Transparency is good for progress
Newspapers, including this one, love the late Supreme Court Justice Louis Brandeis' observation that "sunlight is the best disinfectant." Corruption, indeed, breeds in the darkness of secrecy.
There are times when Justice Brandeis' metaphor is even more wonderful - when it comes close to being literal.
Such is the case regarding an ongoing development in the state's health care industry.
Last week the Hospital and Healthsystem Association of Pennsylvania and the Pennsylvania Hospital Engagement Network released a report detailing and justly celebrating significant reductions in infections acquired by patients while in hospitals.
The data include a 6 percent reduction in "central-line infections" related to the use of catheters and other such lines, and a whopping 41 percent reduction in surgical-site infections in hip and knee procedures.
Those are substantial achievements. And they flow in part from a pioneering project by the Pennsylvania Health Care Cost Containment Council that many hospitals in the state initially resisted. The agency compiled detailed data on hospital-acquired infections that led regulators to demand improvement, the industry to strive for those improvements and the insurance industry to further the trend by refusing to reimburse for certain hospital-acquired conditions.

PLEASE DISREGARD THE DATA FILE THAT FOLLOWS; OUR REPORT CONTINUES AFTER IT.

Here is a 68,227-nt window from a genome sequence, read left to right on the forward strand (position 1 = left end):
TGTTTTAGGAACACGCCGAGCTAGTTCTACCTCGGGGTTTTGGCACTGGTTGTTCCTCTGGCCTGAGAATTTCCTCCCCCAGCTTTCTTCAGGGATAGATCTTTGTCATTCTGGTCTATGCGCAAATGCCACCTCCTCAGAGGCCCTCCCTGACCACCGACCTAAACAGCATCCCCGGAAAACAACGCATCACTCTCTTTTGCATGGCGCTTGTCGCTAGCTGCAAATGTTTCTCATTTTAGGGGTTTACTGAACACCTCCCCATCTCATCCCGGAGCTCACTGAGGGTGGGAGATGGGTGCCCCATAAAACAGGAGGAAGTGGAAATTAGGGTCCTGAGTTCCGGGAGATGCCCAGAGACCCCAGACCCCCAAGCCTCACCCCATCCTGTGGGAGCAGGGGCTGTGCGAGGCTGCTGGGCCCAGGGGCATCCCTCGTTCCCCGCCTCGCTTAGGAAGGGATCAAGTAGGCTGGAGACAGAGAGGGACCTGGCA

The new hospital report also identified several other areas in which the industry has improved patient care. In combination with the infection reductions, that's good for more than 32,000 patients who did not experience complications while in the hospital. And it eliminated about $386 million in costs.
Clearly, the application of sunlight literally contributed to the reduction in infections. As in many other matters, transparency is a good prescription for progress.